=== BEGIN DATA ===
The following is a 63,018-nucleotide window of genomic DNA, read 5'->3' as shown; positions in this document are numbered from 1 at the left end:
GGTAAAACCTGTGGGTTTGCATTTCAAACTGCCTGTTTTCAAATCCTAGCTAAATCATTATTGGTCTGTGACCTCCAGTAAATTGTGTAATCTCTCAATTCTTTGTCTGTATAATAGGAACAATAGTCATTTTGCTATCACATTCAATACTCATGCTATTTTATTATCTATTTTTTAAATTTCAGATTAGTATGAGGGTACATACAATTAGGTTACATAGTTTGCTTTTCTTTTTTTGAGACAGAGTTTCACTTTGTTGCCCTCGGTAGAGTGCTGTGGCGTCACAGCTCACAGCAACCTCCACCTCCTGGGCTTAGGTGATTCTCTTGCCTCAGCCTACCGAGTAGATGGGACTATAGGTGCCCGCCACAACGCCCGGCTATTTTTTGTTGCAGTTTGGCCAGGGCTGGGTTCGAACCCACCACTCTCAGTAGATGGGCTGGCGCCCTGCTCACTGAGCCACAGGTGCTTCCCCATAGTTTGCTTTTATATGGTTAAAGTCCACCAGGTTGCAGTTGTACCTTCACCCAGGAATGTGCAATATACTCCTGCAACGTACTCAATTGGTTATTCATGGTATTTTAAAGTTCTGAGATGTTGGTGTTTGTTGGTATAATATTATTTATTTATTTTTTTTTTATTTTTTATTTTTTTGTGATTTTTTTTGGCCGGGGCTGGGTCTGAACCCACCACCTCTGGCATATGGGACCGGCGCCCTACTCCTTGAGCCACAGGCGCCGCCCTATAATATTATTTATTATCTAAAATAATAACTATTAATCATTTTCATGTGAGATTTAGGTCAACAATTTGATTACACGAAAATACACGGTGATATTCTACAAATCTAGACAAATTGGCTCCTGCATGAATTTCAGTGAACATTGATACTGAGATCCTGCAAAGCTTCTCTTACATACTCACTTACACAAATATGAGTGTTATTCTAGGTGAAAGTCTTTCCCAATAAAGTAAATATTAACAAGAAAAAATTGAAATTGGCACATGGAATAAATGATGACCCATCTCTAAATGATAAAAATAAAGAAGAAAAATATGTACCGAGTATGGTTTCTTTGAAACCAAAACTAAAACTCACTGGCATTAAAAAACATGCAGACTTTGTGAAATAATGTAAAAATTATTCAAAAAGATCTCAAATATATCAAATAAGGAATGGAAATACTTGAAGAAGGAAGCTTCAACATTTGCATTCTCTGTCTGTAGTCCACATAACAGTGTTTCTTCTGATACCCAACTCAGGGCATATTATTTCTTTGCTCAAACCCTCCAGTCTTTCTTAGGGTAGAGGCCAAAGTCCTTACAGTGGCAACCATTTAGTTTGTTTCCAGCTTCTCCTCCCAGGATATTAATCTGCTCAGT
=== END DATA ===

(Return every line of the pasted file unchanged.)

The following is a 63,018-nucleotide window of genomic DNA, read 5'->3' as shown; positions in this document are numbered from 1 at the left end:
GGTAAAACCTGTGGGTTTGCATTTCAAACTGCCTGTTTTCAAATCCTAGCTAAATCATTATTGGTCTGTGACCTCCAGTAAATTGTGTAATCTCTCAATTCTTTGTCTGTATAATAGGAACAATAGTCATTTTGCTATCACATTCAATACTCATGCTATTTTATTATCTATTTTTTAAATTTCAGATTAGTATGAGGGTACATACAATTAGGTTACATAGTTTGCTTTTCTTTTTTTGAGACAGAGTTTCACTTTGTTGCCCTCGGTAGAGTGCTGTGGCGTCACAGCTCACAGCAACCTCCACCTCCTGGGCTTAGGTGATTCTCTTGCCTCAGCCTACCGAGTAGATGGGACTATAGGTGCCCGCCACAACGCCCGGCTATTTTTTGTTGCAGTTTGGCCAGGGCTGGGTTCGAACCCACCACTCTCAGTAGATGGGCTGGCGCCCTGCTCACTGAGCCACAGGTGCTTCCCCATAGTTTGCTTTTATATGGTTAAAGTCCACCAGGTTGCAGTTGTACCTTCACCCAGGAATGTGCAATATACTCCTGCAACGTACTCAATTGGTTATTCATGGTATTTTAAAGTTCTGAGATGTTGGTGTTTGTTGGTATAATATTATTTATTTATTTTTTTTTTATTTTTTATTTTTTTGTGATTTTTTTTGGCCGGGGCTGGGTCTGAACCCACCACCTCTGGCATATGGGACCGGCGCCCTACTCCTTGAGCCACAGGCGCCGCCCTATAATATTATTTATTATCTAAAATAATAACTATTAATCATTTTCATGTGAGATTTAGGTCAACAATTTGATTACACGAAAATACACGGTGATATTCTACAAATCTAGACAAATTGGCTCCTGCATGAATTTCAGTGAACATTGATACTGAGATCCTGCAAAGCTTCTCTTACATACTCACTTACACAAATATGAGTGTTATTCTAGGTGAAAGTCTTTCCCAATAAAGTAAATATTAACAAGAAAAAATTGAAATTGGCACATGGAATAAATGATGACCCATCTCTAAATGATAAAAATAAAGAAGAAAAATATGTACCGAGTATGGTTTCTTTGAAACCAAAACTAAAACTCACTGGCATTAAAAAACATGCAGACTTTGTGAAATAATGTAAAAATTATTCAAAAAGATCTCAAATATATCAAATAAGGAATGGAAATACTTGAAGAAGGAAGCTTCAACATTTGCATTCTCTGTCTGTAGTCCACATAACAGTGTTTCTTCTGATACCCAACTCAGGGCATATTATTTCTTTGCTCAAACCCTCCAGTCTTTCTTAGGGTAGAGGCCAAAGTCCTTACAGTGGCAACCATTTAGTTTGTTTCCAGCTTCTCCTCCCAGGATATTAATCTGCTCAGT